Study I was a systematic review synthesizing the literature on psychological long-term consequences in parents of CCSs. Study II had a longitudinal design assessing posttraumatic stress symptoms (PTSS) from shortly after the child’s diagnosis (T1, N=259) up to five years after end of the child’s treatment or death (T7, n=169). Study I and II concluded that while most parents show resilience in the long-term, a subgroup report high levels of general distress and/or PTSS. In Study III, interview data from the last assessment in the longitudinal project (T7, n=168) was used. Participants described particularly negative and/or positive experiences in relation to their child’s cancer, and results pointed to the wide range of such experiences involved in parenting a child with cancer. In Study IV and V, parents of CCSs reporting cancer-related psychological distress were included (N=15). In Study IV, a conceptualization of this distress was generated by aggregation of individual behavioral case formulations. The conceptualization consisted of two separate but overlapping paths describing development and maintenance of symptoms of traumatic stress and depressive symptoms. In Study V, cognitive behavior therapy (CBT) based on the individual case formulations were preliminarily evaluated in an open trial. The CBT appeared feasible, and at post-assessment participants reported significant decreases in PTSS (p<.001), depression (p<.001), and anxiety (p<.01) with medium to large effect sizes (Cohen’s d=0.65-0.92).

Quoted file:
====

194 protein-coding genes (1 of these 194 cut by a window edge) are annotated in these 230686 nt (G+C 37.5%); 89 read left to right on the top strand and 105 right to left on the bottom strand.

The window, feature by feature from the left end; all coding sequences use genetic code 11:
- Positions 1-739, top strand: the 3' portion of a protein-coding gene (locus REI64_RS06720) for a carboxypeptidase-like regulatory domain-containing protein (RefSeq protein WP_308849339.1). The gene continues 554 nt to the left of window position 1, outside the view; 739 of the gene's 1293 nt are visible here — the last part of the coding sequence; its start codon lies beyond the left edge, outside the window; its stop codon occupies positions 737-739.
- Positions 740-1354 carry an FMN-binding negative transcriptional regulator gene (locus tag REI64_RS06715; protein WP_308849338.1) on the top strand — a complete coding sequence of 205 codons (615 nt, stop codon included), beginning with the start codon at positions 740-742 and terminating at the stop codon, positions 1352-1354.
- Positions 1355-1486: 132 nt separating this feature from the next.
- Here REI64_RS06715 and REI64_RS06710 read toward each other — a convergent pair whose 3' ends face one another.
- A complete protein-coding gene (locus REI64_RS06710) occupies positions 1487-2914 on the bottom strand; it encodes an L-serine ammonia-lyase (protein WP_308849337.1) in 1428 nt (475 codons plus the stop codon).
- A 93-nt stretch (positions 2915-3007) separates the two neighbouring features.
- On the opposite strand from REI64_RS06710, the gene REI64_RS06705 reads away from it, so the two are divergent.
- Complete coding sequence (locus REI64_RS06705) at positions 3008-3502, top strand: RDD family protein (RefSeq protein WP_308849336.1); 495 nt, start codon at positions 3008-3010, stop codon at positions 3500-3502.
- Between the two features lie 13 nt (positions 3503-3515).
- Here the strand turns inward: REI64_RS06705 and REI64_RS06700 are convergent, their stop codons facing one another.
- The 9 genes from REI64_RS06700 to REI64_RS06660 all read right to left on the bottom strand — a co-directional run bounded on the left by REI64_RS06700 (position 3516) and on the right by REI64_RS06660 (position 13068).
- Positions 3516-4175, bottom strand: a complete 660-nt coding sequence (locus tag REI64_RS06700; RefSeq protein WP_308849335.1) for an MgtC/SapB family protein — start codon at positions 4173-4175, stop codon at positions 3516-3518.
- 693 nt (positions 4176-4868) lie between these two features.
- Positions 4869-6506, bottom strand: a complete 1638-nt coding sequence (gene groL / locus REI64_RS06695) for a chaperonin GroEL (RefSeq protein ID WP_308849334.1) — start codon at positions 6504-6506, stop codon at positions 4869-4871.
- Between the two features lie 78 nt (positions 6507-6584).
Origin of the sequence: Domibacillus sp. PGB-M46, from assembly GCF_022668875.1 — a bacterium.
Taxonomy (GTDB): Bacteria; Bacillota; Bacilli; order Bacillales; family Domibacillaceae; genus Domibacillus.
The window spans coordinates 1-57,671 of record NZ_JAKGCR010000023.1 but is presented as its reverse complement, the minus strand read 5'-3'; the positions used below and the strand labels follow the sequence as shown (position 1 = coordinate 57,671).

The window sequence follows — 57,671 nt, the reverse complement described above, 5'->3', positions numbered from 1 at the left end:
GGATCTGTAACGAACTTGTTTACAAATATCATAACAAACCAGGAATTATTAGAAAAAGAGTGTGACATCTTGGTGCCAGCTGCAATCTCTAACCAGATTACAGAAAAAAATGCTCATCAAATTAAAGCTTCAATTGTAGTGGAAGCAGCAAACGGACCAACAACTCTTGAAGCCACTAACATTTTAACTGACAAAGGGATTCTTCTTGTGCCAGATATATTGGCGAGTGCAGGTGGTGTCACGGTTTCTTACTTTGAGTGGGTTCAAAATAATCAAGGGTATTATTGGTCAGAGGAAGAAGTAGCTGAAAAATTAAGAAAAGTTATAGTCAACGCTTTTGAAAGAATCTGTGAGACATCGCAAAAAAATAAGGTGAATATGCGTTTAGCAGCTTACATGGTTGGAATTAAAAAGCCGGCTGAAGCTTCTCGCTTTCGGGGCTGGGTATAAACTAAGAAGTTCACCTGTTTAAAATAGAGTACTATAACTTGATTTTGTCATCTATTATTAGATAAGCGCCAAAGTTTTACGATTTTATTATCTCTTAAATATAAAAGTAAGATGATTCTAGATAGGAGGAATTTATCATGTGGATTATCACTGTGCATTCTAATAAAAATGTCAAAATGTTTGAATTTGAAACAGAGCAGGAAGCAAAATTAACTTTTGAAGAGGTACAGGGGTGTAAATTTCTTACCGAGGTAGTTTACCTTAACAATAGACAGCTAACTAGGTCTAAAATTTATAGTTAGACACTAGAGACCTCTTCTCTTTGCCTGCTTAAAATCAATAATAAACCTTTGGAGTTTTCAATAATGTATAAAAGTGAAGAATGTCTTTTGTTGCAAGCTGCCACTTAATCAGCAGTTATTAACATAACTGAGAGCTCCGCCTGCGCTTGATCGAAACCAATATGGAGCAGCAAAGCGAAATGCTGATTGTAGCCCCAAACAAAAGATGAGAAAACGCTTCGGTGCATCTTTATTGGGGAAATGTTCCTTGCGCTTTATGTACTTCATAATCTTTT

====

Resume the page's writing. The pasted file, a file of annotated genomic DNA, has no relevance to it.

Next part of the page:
Findings indicate that psychological long-term consequences in parents of children with cancer consist of a broad range of negative as well as positive experiences, and that while most parents show resilience in the long-term, a subgroup report high levels of psychological distress. For parents of CCSs this distress is suggested to primarily consist of symptoms of traumatic stress and depression, and a preliminary evaluation of CBT targeting hypothesized maintaining mechanisms showed promise in terms of feasibility and treatment effect.

Place, publisher, year, edition, pages
Uppsala: Acta Universitatis Upsaliensis, 2016. 65 p.
Series
Digital Comprehensive Summaries of Uppsala Dissertations from the Faculty of Medicine, ISSN 1651-6206 ; 1273
Keyword
Cancer and oncology, Children, Parents, Survivors, Cognitive behavior therapy, Posttraumatic stress symptoms, Depression, Positive psychological consequences
National Category
Medical and Health Sciences
Research subject
Medical Science
Identifiers
urn:nbn:se:uu:diva-306309 (URN)978-91-554-9745-3 (ISBN)
Public defence
2016-12-16, Auditorium minus, Museum Gustavianum, Akademigatan 3, Uppsala, 09:00 (Swedish)
Opponent
Supervisors
Projects
Behandling av traumatisk stress hos föräldrar till cancerdrabbade barn med kognitiv beteendeterapi via internetFörekomst, utveckling och behandling av posttraumatiskt stressymptom hos föräldrar till barn med cancerUtveckling och utvärdering av ett webbaserat psykologiskt självhjälpsprogram för föräldrar till barn som tidigare behandlats mot cancer
Funder
Swedish Research Council, K2011-70X-20836-04-4Swedish Research Council, K2008-70X-20836-01-3
Available from: 2016-11-24 Created: 2016-10-27 Last updated: 2016-11-28

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Ljungman, LisaCernvall, MartinGrönqvist, HelenaLjungman, Gustafvon Essen, Louise